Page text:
Resolving to make positive changes when the calendar flips to January is a cross-cultural tradition that dates back thousands of years. And, with the new year here, many are once again refining their resolutions — or just rehashing their abandoned aspirations from 2017 to get their body and budget in shape.
GOBankingRates spoke with Trish Regan, Fox Business Network anchor and host of "The Intelligence Report," who shared some of her personal time and money tips, as well as her New Year's resolutions for 2018.
Save More, Spend Less
Twenty percent of people polled in a recent GOBankingRates survey chose this as their top goal for 2018. And Regan said sticking to this perennial resolution requires daily discipline and beginning with the end in mind.
"It's a lot like a diet," she said. "You need to remind yourself to stay focused on long-term goals — whether that's retirement or saving for a big-ticket item."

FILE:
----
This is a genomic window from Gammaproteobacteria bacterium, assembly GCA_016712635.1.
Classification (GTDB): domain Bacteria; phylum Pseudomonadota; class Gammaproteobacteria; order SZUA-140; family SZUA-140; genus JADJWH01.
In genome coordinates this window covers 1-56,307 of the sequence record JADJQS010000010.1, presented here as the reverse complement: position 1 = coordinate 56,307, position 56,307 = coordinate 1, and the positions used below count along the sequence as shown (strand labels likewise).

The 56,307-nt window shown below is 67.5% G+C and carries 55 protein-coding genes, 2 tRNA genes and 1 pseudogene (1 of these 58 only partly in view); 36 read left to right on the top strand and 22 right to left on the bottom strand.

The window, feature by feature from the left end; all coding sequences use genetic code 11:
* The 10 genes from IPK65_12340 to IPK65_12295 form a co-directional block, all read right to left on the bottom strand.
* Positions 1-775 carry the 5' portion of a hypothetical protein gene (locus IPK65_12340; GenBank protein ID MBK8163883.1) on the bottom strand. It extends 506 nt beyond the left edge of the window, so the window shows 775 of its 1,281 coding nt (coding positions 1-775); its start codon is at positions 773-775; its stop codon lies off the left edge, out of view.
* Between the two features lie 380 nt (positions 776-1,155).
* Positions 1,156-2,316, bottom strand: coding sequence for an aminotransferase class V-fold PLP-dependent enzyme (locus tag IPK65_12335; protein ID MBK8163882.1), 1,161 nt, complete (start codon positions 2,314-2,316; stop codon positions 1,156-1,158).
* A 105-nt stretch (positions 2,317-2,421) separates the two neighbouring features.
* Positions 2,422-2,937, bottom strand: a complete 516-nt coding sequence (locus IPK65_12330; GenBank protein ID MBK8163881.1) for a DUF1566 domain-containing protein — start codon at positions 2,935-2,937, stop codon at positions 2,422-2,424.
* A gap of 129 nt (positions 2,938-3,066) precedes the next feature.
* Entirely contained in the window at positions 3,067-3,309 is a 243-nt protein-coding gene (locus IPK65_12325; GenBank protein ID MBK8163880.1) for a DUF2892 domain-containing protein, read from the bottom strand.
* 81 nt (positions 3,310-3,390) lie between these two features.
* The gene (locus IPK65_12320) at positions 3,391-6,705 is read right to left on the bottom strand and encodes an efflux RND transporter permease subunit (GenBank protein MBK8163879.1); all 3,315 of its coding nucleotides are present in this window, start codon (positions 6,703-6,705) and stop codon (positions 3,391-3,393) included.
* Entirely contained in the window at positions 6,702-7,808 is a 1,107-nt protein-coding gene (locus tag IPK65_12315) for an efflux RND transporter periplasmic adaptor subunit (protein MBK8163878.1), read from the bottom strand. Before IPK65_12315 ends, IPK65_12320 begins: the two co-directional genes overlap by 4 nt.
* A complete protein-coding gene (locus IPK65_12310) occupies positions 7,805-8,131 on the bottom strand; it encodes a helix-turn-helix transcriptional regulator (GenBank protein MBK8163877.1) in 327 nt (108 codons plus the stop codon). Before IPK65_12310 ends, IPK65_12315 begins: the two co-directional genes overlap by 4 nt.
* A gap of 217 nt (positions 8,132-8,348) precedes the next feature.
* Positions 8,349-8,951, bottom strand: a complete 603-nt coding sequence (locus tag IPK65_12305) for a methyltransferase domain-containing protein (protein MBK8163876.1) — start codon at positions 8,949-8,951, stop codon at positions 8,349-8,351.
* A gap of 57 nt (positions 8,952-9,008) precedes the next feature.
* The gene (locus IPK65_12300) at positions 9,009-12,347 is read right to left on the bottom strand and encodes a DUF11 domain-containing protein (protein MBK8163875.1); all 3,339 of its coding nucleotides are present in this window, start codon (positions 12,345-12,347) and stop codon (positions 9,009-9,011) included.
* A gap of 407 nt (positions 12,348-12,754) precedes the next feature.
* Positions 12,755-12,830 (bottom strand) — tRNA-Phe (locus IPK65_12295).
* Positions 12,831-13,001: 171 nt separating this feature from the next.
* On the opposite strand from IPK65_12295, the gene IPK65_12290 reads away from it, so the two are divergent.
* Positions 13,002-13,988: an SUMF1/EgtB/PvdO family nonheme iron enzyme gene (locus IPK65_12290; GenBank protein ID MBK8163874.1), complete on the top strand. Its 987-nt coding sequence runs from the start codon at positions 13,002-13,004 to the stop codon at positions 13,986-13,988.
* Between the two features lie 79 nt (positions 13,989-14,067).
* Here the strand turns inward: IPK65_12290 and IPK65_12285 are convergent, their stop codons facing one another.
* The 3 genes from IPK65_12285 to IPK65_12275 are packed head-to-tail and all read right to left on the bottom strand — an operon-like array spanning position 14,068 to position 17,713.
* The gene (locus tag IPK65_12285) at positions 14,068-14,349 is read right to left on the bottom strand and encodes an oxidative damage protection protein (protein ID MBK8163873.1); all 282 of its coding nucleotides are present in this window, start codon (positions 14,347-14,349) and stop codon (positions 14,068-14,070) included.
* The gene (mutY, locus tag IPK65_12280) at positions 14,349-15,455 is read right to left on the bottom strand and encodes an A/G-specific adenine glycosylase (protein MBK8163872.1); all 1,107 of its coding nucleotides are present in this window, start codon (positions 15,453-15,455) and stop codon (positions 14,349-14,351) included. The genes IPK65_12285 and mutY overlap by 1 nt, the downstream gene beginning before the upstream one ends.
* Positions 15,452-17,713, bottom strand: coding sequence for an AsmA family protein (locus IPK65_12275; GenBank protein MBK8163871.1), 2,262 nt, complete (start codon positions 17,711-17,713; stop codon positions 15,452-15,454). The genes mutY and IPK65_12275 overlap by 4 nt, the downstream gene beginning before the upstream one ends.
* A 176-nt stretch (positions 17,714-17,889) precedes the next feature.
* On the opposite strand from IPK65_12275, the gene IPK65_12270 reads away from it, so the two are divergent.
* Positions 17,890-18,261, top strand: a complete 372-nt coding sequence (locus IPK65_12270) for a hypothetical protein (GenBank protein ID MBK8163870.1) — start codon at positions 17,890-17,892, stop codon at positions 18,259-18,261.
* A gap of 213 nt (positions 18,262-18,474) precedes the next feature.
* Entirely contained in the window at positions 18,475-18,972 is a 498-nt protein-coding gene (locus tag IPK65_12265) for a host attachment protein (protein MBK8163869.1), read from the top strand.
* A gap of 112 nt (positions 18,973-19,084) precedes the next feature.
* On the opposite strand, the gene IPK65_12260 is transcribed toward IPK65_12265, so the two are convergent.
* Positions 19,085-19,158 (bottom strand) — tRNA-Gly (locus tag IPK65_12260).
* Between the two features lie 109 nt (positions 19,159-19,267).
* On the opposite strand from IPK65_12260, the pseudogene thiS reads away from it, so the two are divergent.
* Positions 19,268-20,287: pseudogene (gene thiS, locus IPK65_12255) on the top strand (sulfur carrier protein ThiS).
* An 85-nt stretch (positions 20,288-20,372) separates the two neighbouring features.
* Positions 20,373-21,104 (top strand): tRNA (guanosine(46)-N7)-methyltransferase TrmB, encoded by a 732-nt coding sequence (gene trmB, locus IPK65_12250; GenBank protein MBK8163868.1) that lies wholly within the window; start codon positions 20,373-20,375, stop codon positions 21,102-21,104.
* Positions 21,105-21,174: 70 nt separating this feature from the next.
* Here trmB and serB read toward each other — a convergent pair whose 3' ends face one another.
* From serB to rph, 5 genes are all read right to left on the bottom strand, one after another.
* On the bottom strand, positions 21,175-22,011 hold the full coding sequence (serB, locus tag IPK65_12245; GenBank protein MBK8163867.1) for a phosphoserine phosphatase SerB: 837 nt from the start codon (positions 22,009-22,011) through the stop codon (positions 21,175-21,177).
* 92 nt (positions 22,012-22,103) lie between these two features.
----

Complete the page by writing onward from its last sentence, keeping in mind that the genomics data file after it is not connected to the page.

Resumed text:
Identifying important objectives and making them a priority can help keep temptation at bay regardless of your favorite financial foible.
"Some people love clothes, some people love to go out to eat," she said. "The truth is, none of us really need any of it. You can eat better, cheaper food in the surroundings of your own home without a hectic restaurant atmosphere and, let's be honest, do you really need another dress or sweater?"
Spend More Time With Friends and Family
It also helps that many of life's most enjoyable moments are free. But taking the time to enjoy them can be a challenge. In fact, 19 percent of those polled in the GOBankingRates survey chose spending more time with friends and family as their top resolution this year. Regan got a head start in 2017 by simply saying "no" more often.